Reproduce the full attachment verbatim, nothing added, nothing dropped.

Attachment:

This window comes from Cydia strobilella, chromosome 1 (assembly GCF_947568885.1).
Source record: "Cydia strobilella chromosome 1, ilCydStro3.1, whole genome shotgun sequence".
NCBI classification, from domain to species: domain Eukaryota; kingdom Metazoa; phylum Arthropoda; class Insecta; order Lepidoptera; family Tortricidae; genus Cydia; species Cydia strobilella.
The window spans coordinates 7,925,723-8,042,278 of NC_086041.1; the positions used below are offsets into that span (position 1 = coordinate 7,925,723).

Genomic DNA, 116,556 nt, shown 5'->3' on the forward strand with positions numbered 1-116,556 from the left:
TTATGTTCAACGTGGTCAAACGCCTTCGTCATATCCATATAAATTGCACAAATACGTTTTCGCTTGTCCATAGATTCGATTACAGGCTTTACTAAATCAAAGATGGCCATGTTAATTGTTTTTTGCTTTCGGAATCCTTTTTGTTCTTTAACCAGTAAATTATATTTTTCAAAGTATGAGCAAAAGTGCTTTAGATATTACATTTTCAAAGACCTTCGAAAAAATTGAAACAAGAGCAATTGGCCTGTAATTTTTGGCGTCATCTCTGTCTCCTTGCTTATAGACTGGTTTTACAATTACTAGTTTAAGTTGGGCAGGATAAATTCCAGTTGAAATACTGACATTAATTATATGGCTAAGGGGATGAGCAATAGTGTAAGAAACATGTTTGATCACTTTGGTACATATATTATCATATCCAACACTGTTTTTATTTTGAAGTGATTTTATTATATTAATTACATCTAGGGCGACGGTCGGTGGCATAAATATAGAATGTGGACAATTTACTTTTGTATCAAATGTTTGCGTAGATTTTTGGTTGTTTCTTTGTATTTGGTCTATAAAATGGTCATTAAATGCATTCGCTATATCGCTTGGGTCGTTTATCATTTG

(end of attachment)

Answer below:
This window comes from Cydia strobilella, chromosome 1 (assembly GCF_947568885.1).
Source record: "Cydia strobilella chromosome 1, ilCydStro3.1, whole genome shotgun sequence".
NCBI classification, from domain to species: domain Eukaryota; kingdom Metazoa; phylum Arthropoda; class Insecta; order Lepidoptera; family Tortricidae; genus Cydia; species Cydia strobilella.
The window spans coordinates 7,925,723-8,042,278 of NC_086041.1; the positions used below are offsets into that span (position 1 = coordinate 7,925,723).

Genomic DNA, 116,556 nt, shown 5'->3' on the forward strand with positions numbered 1-116,556 from the left:
TTATGTTCAACGTGGTCAAACGCCTTCGTCATATCCATATAAATTGCACAAATACGTTTTCGCTTGTCCATAGATTCGATTACAGGCTTTACTAAATCAAAGATGGCCATGTTAATTGTTTTTTGCTTTCGGAATCCTTTTTGTTCTTTAACCAGTAAATTATATTTTTCAAAGTATGAGCAAAAGTGCTTTAGATATTACATTTTCAAAGACCTTCGAAAAAATTGAAACAAGAGCAATTGGCCTGTAATTTTTGGCGTCATCTCTGTCTCCTTGCTTATAGACTGGTTTTACAATTACTAGTTTAAGTTGGGCAGGATAAATTCCAGTTGAAATACTGACATTAATTATATGGCTAAGGGGATGAGCAATAGTGTAAGAAACATGTTTGATCACTTTGGTACATATATTATCATATCCAACACTGTTTTTATTTTGAAGTGATTTTATTATATTAATTACATCTAGGGCGACGGTCGGTGGCATAAATATAGAATGTGGACAATTTACTTTTGTATCAAATGTTTGCGTAGATTTTTGGTTGTTTCTTTGTATTTGGTCTATAAAATGGTCATTAAATGCATTCGCTATATCGCTTGGGTCGTTTATCATTTG